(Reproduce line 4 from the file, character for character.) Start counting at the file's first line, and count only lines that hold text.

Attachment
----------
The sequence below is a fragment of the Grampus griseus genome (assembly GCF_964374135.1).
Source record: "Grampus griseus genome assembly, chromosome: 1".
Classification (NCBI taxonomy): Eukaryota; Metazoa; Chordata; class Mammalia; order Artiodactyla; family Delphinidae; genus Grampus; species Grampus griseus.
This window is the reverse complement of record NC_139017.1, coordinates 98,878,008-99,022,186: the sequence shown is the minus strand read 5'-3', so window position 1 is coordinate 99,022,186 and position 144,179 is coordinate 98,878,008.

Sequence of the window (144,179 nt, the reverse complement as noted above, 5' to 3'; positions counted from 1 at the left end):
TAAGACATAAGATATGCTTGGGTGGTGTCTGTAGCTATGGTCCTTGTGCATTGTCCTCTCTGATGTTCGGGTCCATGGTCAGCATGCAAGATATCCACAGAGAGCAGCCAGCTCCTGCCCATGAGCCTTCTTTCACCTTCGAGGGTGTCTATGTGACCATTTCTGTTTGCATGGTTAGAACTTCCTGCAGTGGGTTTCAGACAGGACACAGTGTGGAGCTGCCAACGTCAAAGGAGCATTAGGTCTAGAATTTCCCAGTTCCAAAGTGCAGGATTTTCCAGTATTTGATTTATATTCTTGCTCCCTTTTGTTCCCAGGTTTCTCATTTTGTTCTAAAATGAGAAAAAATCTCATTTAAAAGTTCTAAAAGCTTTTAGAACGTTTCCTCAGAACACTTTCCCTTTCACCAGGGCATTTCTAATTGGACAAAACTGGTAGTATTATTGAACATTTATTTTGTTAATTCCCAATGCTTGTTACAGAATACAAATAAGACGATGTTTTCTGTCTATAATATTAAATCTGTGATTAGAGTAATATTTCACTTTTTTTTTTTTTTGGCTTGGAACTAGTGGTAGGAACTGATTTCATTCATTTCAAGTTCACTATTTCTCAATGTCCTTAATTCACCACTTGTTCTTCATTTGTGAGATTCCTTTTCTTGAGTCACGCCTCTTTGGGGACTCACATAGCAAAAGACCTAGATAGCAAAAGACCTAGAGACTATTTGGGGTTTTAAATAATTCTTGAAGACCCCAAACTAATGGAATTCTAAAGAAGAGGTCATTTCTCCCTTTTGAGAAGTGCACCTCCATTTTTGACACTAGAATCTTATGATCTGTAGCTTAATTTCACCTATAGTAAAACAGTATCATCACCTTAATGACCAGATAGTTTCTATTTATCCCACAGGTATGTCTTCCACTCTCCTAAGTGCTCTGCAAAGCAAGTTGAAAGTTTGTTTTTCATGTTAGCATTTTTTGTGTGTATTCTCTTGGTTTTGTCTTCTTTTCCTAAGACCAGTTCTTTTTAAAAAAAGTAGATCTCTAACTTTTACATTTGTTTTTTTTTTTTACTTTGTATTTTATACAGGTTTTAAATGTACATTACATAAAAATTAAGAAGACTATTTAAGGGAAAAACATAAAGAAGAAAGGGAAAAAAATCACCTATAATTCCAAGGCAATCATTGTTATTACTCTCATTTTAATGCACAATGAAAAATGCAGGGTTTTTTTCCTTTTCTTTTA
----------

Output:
This window is the reverse complement of record NC_139017.1, coordinates 98,878,008-99,022,186: the sequence shown is the minus strand read 5'-3', so window position 1 is coordinate 99,022,186 and position 144,179 is coordinate 98,878,008.